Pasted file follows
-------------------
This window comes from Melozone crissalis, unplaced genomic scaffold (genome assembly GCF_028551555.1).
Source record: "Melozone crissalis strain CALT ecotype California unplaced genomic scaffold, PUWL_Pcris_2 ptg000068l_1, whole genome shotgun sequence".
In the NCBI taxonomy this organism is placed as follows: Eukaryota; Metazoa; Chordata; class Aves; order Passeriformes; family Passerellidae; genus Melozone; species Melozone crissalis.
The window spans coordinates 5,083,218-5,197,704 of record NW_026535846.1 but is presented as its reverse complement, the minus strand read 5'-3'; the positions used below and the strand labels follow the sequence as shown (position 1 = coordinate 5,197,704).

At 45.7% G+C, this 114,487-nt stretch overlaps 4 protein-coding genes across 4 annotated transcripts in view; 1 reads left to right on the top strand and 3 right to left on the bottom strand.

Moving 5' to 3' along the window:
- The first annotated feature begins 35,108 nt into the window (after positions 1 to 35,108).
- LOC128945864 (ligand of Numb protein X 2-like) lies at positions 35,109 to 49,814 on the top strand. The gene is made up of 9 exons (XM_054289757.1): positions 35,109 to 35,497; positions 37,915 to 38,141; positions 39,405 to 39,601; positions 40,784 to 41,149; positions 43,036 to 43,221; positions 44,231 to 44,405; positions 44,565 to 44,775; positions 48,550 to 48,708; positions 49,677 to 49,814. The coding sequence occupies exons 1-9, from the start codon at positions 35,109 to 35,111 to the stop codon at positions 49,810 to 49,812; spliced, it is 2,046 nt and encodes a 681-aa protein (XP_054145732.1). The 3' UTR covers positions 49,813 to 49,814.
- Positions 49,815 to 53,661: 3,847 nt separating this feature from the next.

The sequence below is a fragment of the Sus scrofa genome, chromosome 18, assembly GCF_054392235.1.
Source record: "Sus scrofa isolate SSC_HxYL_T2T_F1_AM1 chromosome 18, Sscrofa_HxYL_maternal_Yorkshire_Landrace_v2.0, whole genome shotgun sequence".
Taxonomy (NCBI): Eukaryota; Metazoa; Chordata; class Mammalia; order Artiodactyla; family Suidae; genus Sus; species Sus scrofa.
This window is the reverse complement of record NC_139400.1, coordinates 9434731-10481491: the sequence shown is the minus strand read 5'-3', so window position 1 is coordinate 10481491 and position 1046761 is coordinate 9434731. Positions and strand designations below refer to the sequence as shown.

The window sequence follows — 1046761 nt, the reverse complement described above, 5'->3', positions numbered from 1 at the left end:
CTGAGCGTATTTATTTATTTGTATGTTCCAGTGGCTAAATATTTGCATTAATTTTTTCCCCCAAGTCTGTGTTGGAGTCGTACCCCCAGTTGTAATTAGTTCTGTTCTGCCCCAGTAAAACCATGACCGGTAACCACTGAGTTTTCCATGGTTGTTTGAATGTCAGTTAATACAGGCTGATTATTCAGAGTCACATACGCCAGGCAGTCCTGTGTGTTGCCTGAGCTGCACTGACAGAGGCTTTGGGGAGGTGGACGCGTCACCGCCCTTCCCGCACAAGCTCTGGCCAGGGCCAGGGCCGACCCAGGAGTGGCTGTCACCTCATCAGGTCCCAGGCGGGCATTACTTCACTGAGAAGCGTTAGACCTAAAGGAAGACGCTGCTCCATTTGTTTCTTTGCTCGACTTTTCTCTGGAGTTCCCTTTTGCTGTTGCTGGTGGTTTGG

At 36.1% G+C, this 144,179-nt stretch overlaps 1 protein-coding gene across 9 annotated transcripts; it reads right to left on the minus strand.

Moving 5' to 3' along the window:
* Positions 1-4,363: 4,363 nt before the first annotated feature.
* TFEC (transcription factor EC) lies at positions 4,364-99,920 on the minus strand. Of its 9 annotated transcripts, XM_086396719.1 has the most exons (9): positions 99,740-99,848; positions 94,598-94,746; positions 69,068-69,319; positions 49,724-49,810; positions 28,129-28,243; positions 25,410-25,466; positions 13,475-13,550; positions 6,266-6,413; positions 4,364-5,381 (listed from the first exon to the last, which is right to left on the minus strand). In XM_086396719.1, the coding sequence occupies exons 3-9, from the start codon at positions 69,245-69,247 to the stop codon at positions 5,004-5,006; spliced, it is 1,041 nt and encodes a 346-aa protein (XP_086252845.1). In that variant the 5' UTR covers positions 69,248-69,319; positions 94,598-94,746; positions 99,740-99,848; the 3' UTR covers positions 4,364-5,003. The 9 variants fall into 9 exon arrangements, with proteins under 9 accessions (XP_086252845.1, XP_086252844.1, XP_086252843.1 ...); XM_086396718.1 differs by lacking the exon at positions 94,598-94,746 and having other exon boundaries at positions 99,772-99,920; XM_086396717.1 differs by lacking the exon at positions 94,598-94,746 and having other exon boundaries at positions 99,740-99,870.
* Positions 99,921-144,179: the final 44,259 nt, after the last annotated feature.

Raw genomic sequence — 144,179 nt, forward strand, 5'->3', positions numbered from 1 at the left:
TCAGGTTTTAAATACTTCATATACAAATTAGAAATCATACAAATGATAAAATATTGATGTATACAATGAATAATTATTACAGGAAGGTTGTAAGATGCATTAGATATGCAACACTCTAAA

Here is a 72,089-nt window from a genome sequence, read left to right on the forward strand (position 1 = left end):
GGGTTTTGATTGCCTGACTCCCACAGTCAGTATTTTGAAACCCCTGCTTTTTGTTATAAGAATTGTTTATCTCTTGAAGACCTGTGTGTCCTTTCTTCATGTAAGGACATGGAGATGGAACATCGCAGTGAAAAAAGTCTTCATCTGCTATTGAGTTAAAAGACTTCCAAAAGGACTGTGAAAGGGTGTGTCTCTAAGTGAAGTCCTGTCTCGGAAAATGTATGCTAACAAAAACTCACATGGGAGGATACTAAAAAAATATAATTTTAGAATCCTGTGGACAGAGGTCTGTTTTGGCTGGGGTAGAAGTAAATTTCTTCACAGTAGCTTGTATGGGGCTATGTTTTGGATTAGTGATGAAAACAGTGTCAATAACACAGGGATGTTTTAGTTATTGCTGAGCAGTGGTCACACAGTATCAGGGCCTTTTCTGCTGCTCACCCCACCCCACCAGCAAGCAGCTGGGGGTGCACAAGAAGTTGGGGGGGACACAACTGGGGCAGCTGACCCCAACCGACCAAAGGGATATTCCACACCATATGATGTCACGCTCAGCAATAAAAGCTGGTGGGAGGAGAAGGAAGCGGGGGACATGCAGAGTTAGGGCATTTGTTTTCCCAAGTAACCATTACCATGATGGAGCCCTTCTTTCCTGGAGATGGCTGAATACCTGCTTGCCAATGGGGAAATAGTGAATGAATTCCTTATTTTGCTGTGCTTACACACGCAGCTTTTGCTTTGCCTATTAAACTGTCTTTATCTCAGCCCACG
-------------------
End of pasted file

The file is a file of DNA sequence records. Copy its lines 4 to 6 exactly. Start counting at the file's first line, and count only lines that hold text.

The window spans coordinates 5,083,218-5,197,704 of record NW_026535846.1 but is presented as its reverse complement, the minus strand read 5'-3'; the positions used below and the strand labels follow the sequence as shown (position 1 = coordinate 5,197,704).

At 45.7% G+C, this 114,487-nt stretch overlaps 4 protein-coding genes across 4 annotated transcripts in view; 1 reads left to right on the top strand and 3 right to left on the bottom strand.

Moving 5' to 3' along the window: